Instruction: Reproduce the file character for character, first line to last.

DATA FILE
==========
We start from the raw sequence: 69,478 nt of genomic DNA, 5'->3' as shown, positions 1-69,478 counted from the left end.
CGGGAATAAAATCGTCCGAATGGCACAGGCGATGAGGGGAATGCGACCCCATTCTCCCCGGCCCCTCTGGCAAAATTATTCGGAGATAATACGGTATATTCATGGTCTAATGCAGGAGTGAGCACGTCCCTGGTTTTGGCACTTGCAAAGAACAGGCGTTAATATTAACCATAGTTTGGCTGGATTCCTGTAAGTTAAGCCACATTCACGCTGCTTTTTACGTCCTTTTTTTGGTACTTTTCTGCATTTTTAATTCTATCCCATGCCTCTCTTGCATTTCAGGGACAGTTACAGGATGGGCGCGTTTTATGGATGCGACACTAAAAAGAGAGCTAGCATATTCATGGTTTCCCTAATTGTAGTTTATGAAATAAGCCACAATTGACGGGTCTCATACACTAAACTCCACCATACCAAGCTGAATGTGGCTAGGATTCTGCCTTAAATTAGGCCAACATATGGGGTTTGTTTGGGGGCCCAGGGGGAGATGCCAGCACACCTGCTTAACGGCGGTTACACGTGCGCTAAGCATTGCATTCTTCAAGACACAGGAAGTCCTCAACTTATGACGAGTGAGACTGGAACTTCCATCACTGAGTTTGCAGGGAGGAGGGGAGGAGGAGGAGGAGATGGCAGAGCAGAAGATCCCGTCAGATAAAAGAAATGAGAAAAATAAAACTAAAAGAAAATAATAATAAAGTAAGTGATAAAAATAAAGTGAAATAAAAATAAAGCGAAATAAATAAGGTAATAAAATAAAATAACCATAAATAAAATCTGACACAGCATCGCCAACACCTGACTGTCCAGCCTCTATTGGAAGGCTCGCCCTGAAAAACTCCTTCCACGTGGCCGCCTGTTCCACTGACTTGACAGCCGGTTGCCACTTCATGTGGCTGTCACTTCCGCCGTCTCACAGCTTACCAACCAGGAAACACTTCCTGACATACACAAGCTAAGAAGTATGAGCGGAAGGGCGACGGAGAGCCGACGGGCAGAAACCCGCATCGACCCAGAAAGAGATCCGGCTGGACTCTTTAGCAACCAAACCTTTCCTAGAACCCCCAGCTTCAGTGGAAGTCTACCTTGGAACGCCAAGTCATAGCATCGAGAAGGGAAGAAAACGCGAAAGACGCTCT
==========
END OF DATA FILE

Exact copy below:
We start from the raw sequence: 69,478 nt of genomic DNA, 5'->3' as shown, positions 1-69,478 counted from the left end.
CGGGAATAAAATCGTCCGAATGGCACAGGCGATGAGGGGAATGCGACCCCATTCTCCCCGGCCCCTCTGGCAAAATTATTCGGAGATAATACGGTATATTCATGGTCTAATGCAGGAGTGAGCACGTCCCTGGTTTTGGCACTTGCAAAGAACAGGCGTTAATATTAACCATAGTTTGGCTGGATTCCTGTAAGTTAAGCCACATTCACGCTGCTTTTTACGTCCTTTTTTTGGTACTTTTCTGCATTTTTAATTCTATCCCATGCCTCTCTTGCATTTCAGGGACAGTTACAGGATGGGCGCGTTTTATGGATGCGACACTAAAAAGAGAGCTAGCATATTCATGGTTTCCCTAATTGTAGTTTATGAAATAAGCCACAATTGACGGGTCTCATACACTAAACTCCACCATACCAAGCTGAATGTGGCTAGGATTCTGCCTTAAATTAGGCCAACATATGGGGTTTGTTTGGGGGCCCAGGGGGAGATGCCAGCACACCTGCTTAACGGCGGTTACACGTGCGCTAAGCATTGCATTCTTCAAGACACAGGAAGTCCTCAACTTATGACGAGTGAGACTGGAACTTCCATCACTGAGTTTGCAGGGAGGAGGGGAGGAGGAGGAGGAGATGGCAGAGCAGAAGATCCCGTCAGATAAAAGAAATGAGAAAAATAAAACTAAAAGAAAATAATAATAAAGTAAGTGATAAAAATAAAGTGAAATAAAAATAAAGCGAAATAAATAAGGTAATAAAATAAAATAACCATAAATAAAATCTGACACAGCATCGCCAACACCTGACTGTCCAGCCTCTATTGGAAGGCTCGCCCTGAAAAACTCCTTCCACGTGGCCGCCTGTTCCACTGACTTGACAGCCGGTTGCCACTTCATGTGGCTGTCACTTCCGCCGTCTCACAGCTTACCAACCAGGAAACACTTCCTGACATACACAAGCTAAGAAGTATGAGCGGAAGGGCGACGGAGAGCCGACGGGCAGAAACCCGCATCGACCCAGAAAGAGATCCGGCTGGACTCTTTAGCAACCAAACCTTTCCTAGAACCCCCAGCTTCAGTGGAAGTCTACCTTGGAACGCCAAGTCATAGCATCGAGAAGGGAAGAAAACGCGAAAGACGCTCT